Changes To US Legislation Allows For Breaking Of DRM For Repairs
When going for computer repair services, there’s always the chance that getting repairs might be against the terms set by the manufacturer. One situation is when it’s necessary to bypass digital rights management, which protects copyrighted material, in order to fix an issue with a device.
US legislation has acknowledged the necessity in such a situation, and, as part of growing efforts to back the ‘right to repair’ movement, the US Copyright Office has ruled that it’s now legal for customers and computer repair services providers to break an electronic device’s DRM in order to carry out repairs to it.
These legislative developments are just a part of the recent changes to the Digital Millennium Copyright Act (DMCA), the legislation that makes it illegal to go past digital rights management (DRM) protections.
Once every three years, the Copyright Office evaluates petitions asking for new exemptions or the rescinding of currently extant ones.
The new ruling will be in effect come October 28, and will affect the legality surrounding the bypassing of access controls on devices by owners and computer repair services providers, in order to accomplish a specific task, jailbreaking, or unlocking a device from the carrier’s network in order to repair it.
The ruling covers a wide range of electronic devices, from smartphones, to tablets, wearables, even mobile hotspots, and vehicles like cars and tractors. Even smart home appliances, like lights and refrigerators, as well as HVAC systems and Nest-like devices are covered by the ruling.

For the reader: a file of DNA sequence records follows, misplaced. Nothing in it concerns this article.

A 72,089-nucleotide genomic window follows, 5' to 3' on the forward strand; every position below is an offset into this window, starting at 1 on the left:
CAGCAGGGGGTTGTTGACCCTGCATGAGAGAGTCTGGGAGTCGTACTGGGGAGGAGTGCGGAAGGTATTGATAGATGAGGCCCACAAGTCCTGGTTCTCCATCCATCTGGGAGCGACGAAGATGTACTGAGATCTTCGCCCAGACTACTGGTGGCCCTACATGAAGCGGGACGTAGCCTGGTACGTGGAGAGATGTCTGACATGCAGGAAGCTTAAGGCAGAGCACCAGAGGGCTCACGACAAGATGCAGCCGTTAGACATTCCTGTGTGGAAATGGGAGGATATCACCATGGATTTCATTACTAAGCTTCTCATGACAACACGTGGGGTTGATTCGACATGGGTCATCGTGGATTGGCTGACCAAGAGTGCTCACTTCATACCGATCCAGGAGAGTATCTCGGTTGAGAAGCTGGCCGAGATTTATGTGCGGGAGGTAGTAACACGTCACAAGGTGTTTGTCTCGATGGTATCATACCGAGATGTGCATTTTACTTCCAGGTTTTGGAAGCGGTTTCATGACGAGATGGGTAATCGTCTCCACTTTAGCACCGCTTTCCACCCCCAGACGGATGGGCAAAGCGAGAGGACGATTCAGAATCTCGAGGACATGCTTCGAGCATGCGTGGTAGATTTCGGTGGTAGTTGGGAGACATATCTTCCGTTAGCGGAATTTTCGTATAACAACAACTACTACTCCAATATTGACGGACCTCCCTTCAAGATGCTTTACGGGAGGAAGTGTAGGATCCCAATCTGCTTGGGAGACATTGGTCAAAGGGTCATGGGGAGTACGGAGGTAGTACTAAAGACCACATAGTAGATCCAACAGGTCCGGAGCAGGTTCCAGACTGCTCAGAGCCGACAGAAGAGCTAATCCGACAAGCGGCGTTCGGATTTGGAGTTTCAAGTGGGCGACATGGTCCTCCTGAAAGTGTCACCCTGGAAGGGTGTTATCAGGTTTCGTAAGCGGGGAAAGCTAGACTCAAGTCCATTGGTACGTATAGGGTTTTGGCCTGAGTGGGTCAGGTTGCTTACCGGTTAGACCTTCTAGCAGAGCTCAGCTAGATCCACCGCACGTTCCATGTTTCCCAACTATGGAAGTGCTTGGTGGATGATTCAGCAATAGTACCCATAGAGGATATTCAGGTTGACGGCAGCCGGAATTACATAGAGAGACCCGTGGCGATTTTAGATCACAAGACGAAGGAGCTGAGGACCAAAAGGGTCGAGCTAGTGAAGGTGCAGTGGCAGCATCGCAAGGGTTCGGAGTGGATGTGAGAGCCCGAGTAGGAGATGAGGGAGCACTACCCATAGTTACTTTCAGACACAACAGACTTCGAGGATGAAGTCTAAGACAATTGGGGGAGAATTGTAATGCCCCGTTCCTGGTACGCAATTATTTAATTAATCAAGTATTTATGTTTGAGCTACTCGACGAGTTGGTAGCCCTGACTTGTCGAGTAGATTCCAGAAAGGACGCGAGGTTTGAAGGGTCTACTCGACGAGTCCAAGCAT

Elaborating on the matter, the new rules allow for circumventing access-control functions in order to carry out maintenance and/or repair on devices, with the Copyright Office explaining that these cover software that is contained in and controls the functioning and status of a legally acquired device, land vehicles acquired as personal automobiles, with the exception of programs accessed via a separate device or service, and only when circumventing these protections are necessary in order to properly carry out the diagnosis, repair, or lawful modification of these devices.
Security researchers are also covered by the exemptions while hacking computer programs like electronic voting systems, provided that any activity is done in good faith, and doesn’t violate any terms of the Computer Fraud and Abuse act.